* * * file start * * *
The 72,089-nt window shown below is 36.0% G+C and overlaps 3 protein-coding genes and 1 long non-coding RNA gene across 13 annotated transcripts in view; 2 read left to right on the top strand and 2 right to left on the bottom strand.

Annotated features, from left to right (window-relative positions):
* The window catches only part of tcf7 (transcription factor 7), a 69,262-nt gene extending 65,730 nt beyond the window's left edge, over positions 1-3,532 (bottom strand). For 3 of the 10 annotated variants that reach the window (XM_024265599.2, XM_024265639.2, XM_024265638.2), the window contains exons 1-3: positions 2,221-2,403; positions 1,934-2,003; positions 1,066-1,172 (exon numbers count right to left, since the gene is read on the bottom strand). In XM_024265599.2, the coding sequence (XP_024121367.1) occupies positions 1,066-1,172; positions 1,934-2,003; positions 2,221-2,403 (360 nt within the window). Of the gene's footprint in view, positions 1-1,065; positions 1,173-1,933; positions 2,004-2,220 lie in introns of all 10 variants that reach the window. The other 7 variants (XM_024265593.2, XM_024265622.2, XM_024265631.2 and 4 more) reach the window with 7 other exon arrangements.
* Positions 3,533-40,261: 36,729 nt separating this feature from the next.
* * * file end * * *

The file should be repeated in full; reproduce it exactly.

The 72,089-nt window shown below is 36.0% G+C and overlaps 3 protein-coding genes and 1 long non-coding RNA gene across 13 annotated transcripts in view; 2 read left to right on the top strand and 2 right to left on the bottom strand.

Annotated features, from left to right (window-relative positions):
* The window catches only part of tcf7 (transcription factor 7), a 69,262-nt gene extending 65,730 nt beyond the window's left edge, over positions 1-3,532 (bottom strand). For 3 of the 10 annotated variants that reach the window (XM_024265599.2, XM_024265639.2, XM_024265638.2), the window contains exons 1-3: positions 2,221-2,403; positions 1,934-2,003; positions 1,066-1,172 (exon numbers count right to left, since the gene is read on the bottom strand). In XM_024265599.2, the coding sequence (XP_024121367.1) occupies positions 1,066-1,172; positions 1,934-2,003; positions 2,221-2,403 (360 nt within the window). Of the gene's footprint in view, positions 1-1,065; positions 1,173-1,933; positions 2,004-2,220 lie in introns of all 10 variants that reach the window. The other 7 variants (XM_024265593.2, XM_024265622.2, XM_024265631.2 and 4 more) reach the window with 7 other exon arrangements.
* Positions 3,533-40,261: 36,729 nt separating this feature from the next.